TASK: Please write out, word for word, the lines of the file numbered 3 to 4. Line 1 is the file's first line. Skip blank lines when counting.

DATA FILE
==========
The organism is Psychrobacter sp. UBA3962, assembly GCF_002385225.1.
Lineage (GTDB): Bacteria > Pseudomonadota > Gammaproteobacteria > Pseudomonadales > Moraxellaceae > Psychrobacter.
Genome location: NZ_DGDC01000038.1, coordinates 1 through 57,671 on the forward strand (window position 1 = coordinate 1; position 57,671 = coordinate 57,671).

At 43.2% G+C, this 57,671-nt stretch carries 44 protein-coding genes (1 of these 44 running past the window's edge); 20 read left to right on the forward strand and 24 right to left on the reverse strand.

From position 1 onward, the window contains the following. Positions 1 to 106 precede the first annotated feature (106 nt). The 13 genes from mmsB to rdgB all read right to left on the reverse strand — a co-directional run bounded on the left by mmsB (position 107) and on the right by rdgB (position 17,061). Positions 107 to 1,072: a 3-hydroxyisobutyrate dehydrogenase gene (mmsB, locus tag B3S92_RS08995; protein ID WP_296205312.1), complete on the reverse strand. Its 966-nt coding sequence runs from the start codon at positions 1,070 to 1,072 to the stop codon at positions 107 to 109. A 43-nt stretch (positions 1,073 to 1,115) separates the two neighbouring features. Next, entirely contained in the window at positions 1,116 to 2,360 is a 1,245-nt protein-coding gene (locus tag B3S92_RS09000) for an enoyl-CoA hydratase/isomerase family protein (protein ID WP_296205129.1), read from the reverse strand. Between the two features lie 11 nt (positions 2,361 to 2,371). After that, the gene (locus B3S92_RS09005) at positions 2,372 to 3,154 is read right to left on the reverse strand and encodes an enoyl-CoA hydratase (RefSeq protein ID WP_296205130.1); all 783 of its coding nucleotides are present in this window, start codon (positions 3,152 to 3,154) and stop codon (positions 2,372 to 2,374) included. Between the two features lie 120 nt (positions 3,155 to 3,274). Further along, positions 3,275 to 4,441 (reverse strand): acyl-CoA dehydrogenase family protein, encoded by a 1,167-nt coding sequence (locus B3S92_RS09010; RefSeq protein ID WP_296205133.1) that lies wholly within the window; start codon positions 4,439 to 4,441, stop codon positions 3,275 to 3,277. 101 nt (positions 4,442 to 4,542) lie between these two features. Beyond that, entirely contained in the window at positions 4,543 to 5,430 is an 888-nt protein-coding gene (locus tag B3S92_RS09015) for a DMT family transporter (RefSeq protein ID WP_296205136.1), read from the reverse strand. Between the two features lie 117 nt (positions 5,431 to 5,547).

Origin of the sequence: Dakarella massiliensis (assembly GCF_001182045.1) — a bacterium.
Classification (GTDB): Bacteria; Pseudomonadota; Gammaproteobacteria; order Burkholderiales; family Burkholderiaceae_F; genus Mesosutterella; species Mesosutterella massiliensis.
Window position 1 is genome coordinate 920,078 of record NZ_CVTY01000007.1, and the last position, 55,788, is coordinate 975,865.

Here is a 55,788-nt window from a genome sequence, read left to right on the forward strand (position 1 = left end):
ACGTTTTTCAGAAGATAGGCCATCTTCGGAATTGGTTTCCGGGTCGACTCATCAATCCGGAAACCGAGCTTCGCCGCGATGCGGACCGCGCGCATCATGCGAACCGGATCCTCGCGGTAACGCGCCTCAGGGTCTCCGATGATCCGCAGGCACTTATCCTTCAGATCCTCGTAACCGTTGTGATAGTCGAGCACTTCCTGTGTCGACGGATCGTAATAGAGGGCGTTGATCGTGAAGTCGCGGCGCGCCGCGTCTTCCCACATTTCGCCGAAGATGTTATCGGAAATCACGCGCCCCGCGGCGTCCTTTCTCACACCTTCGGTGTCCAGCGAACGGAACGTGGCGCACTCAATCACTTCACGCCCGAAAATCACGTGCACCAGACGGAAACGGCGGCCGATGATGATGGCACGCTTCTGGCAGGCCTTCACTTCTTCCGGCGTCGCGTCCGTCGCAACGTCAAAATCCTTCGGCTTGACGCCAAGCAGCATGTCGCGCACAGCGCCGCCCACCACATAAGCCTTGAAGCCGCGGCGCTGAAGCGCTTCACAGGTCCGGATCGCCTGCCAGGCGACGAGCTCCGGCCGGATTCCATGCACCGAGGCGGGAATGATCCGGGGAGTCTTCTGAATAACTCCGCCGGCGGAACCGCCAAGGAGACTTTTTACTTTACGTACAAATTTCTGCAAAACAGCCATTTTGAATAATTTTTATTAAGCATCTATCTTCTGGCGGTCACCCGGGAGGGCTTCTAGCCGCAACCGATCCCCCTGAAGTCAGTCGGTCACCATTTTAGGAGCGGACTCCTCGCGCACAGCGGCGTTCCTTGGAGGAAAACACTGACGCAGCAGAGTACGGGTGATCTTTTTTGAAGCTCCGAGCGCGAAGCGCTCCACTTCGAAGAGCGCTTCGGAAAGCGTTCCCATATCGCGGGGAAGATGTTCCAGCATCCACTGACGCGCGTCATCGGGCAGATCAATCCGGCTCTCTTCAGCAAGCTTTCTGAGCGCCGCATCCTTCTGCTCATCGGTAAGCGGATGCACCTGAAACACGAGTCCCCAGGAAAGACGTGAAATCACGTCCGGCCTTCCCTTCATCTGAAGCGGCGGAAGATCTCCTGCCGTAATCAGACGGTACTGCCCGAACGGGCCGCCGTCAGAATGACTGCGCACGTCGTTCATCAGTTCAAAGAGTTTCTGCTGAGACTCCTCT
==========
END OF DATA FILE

Genome location: NZ_DGDC01000038.1, coordinates 1 through 57,671 on the forward strand (window position 1 = coordinate 1; position 57,671 = coordinate 57,671).

At 43.2% G+C, this 57,671-nt stretch carries 44 protein-coding genes (1 of these 44 running past the window's edge); 20 read left to right on the forward strand and 24 right to left on the reverse strand.